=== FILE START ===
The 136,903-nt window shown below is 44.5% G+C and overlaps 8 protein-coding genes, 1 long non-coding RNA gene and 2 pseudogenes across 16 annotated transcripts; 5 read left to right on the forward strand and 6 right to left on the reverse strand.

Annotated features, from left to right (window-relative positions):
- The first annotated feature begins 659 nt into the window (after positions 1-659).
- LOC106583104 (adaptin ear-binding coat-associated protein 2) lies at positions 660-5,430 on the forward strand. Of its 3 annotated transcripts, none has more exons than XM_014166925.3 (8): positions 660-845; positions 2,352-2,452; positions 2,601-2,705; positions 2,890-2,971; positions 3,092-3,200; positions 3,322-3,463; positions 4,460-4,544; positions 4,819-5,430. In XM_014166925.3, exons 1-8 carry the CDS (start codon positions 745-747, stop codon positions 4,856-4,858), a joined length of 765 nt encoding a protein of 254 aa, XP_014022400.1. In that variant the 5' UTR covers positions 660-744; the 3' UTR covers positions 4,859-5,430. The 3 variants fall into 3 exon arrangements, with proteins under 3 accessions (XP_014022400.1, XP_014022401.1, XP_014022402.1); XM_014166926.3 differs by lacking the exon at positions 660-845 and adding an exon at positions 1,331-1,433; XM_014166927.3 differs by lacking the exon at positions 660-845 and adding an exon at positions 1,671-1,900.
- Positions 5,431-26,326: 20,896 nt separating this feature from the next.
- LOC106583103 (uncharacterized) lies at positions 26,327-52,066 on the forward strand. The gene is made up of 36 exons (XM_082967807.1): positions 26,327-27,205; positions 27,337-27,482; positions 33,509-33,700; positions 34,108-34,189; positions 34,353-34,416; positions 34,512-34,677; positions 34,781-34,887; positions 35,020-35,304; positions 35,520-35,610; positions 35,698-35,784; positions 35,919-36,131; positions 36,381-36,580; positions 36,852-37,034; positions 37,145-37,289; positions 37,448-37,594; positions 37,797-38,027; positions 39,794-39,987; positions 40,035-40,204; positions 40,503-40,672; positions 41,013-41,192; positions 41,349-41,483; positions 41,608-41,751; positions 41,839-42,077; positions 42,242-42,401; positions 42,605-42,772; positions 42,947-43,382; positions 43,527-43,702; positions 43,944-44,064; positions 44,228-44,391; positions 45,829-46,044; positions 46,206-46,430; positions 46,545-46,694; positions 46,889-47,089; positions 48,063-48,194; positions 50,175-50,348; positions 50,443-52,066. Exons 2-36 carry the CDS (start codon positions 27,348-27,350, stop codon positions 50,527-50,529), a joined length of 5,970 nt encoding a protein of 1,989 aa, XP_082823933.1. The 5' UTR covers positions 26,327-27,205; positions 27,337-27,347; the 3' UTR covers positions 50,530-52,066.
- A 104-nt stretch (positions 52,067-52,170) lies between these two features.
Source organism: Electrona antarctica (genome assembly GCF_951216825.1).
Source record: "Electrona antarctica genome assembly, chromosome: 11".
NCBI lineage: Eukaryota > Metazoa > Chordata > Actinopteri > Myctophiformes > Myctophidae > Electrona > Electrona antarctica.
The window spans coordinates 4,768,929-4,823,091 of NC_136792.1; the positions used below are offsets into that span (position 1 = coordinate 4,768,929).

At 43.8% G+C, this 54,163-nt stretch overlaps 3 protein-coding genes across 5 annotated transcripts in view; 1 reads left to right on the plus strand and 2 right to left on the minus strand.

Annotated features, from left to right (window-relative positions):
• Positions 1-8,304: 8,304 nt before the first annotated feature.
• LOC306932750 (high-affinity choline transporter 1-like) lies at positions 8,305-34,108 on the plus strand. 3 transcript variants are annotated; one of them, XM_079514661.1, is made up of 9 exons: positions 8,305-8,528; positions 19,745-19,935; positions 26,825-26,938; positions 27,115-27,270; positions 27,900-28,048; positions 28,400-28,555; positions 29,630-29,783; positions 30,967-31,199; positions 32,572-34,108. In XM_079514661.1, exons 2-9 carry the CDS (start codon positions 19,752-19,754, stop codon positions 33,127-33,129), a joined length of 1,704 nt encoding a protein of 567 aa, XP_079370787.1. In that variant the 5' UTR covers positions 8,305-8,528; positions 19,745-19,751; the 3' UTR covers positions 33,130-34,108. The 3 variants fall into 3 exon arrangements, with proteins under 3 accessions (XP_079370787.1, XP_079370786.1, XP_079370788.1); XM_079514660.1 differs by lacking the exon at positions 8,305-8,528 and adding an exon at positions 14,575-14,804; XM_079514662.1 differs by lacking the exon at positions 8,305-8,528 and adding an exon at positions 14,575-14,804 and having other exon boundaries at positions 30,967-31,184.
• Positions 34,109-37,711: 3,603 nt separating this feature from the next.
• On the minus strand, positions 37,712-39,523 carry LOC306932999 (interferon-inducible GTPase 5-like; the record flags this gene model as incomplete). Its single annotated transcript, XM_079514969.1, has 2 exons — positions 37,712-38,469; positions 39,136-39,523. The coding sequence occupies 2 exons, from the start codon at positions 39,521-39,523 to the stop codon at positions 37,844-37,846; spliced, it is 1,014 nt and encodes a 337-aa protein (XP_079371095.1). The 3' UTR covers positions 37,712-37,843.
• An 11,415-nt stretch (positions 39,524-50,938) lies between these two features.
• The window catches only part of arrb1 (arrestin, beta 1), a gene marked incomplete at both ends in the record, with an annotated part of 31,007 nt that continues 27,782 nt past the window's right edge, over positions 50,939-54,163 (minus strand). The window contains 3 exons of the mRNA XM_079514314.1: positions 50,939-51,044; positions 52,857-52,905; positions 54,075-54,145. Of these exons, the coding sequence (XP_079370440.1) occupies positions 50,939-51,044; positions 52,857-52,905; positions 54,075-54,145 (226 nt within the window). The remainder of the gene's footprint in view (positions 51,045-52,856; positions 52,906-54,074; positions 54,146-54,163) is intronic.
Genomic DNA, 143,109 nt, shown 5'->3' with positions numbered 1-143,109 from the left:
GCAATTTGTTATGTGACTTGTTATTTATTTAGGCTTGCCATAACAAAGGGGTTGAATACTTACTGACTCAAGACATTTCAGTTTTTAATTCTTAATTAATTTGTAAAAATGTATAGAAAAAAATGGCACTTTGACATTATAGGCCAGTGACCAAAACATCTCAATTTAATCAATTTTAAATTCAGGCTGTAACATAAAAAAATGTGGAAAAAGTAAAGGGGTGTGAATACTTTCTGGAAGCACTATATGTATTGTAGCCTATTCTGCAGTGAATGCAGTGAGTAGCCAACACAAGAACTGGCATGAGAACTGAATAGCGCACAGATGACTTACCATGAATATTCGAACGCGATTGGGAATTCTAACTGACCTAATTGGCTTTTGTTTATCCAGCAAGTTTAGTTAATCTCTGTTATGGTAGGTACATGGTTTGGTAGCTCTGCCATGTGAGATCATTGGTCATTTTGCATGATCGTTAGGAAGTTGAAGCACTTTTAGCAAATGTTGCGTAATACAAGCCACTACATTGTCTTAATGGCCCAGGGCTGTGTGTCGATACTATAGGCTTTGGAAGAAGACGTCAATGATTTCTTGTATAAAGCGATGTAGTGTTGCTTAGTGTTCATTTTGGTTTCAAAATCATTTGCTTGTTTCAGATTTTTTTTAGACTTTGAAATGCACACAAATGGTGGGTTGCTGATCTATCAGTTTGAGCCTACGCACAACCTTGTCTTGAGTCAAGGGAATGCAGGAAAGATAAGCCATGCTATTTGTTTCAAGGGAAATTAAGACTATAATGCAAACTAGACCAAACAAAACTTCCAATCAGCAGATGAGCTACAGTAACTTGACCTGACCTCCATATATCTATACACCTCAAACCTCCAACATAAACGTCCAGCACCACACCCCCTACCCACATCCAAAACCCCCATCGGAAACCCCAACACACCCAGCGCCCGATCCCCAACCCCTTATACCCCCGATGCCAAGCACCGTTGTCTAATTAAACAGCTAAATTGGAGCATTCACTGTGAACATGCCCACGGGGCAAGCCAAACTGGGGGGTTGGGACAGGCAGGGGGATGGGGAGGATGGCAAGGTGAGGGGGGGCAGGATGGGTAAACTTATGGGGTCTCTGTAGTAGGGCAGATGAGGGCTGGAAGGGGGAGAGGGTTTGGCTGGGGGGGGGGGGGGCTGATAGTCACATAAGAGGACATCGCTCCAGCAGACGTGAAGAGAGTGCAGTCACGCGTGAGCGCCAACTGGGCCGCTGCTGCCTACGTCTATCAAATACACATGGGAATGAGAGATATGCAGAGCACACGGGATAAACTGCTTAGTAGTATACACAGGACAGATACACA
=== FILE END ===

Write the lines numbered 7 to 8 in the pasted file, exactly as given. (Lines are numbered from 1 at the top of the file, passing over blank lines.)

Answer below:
- A 104-nt stretch (positions 52,067-52,170) lies between these two features.
Source organism: Electrona antarctica (genome assembly GCF_951216825.1).